Continuing the lunch-time video habit, I ended up watching a speech by Kevin Kelly about "technology's story." As a one-time Whole Earth Catalog editor, you might expect him to think outside the proverbial box -- he doesn't disappoint, dismissing how engineers see these tools, and talking about how we might consider our technology (without which we'd be toast) a seventh kingdom of life, with an evolution and urges of its own.
The talk is a very nice redux of his book, What Technology Wants, which I read a couple of months ago. I found most of his written arguments compelling, peppered with a couple pies in the sky. If Amazon auto-generated per-book hash-tags, I'd aim you at the comments my Kindle tweeted about the book.
In another intersection, I've been following the Quantified Self movement, another of his brain children. I find the most interesting thing about "self quantifiers" is how easily we humans graft technology right onto our bodies. (Nike+, GPS, bluetools, eyeglasses) I guess we'll know what technology wants, once we're all cyborgs.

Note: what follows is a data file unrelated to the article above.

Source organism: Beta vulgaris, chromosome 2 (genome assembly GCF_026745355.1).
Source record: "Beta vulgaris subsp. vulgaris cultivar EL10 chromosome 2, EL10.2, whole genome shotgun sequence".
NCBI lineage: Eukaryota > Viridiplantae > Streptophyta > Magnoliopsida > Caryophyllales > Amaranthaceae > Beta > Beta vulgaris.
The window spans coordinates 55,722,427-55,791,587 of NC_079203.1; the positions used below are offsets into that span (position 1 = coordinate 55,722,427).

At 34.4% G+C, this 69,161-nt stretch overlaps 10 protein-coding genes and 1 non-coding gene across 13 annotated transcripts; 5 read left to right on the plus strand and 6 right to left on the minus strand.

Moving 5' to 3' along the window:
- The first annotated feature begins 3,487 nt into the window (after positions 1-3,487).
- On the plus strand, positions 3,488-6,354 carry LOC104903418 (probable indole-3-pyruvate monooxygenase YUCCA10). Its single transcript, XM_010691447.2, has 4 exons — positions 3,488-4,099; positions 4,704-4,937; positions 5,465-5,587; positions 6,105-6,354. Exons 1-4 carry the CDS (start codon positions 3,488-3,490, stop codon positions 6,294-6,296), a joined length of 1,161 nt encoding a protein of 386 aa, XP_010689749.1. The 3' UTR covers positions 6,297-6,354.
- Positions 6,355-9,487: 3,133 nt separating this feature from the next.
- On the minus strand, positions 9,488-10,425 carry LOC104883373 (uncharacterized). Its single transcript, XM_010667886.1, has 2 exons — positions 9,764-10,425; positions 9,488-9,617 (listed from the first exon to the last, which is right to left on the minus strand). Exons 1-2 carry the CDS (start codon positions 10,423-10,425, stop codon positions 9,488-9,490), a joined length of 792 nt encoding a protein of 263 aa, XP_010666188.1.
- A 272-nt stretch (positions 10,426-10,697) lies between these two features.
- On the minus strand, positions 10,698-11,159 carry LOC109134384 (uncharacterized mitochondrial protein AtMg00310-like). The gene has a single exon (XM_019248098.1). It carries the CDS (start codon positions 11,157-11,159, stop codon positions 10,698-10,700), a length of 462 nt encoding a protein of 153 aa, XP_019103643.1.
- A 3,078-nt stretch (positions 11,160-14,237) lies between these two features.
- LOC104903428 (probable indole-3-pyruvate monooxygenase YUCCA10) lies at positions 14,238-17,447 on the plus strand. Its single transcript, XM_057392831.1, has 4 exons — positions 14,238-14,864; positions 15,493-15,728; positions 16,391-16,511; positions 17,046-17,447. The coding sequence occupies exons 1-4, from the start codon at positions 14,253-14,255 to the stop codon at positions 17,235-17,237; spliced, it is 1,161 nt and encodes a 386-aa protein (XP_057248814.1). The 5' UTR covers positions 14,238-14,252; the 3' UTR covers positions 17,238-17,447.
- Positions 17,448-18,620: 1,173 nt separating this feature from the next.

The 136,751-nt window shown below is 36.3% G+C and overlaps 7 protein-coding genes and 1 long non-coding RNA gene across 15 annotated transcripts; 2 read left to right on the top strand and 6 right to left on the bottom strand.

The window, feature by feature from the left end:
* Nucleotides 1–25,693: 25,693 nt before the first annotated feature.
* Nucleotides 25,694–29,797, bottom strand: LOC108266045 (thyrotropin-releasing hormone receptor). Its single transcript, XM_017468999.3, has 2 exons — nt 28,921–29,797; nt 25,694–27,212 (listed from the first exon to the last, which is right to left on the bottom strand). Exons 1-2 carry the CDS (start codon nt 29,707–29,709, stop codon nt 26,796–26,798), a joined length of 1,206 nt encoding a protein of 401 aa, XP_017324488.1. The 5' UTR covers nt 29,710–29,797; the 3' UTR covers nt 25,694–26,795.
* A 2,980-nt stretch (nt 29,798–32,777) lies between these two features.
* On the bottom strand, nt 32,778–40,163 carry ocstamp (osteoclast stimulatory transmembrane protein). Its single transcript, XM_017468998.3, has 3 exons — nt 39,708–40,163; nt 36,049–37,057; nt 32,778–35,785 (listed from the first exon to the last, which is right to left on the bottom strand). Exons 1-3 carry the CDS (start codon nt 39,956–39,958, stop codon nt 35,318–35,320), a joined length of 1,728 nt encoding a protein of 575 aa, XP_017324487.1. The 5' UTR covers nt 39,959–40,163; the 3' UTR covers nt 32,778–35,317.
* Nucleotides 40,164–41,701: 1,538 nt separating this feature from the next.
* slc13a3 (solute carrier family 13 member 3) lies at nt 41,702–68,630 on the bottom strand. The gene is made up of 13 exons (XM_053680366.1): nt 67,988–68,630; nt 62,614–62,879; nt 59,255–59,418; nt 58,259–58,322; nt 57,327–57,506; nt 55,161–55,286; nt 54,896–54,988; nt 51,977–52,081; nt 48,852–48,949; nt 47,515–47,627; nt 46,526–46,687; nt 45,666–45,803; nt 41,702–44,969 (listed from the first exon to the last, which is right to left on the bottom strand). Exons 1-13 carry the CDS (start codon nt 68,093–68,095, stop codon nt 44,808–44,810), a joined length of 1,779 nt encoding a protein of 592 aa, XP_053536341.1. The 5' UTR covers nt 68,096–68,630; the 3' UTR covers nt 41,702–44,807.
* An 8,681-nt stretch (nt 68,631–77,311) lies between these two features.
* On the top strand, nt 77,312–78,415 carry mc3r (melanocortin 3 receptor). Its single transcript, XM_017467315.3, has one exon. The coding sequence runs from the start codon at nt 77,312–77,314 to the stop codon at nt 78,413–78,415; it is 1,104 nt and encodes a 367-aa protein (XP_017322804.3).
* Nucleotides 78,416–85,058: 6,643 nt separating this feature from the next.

Monday, March 28, 2011
Tuesday, March 1, 2011
I'm continuing the trend on my lunch-time videos, watching more O'Reilly stuff, and today was Mark Masterson's presentation at OSCON. He does a really interesting job of breaking down how enterprises balance the adoption of new technologies with risk avoidance. The upshot, to me, was that risk calculations are based on the probability of failure, times the cost of failure -- so if you can't reduce the probability of failure, virtualization can certainly reduce the cost of failure. I hadn't seen it put so simply, before. Very interesting! (BTW, here is Shanley Kane's post, that he references which I enjoyed.)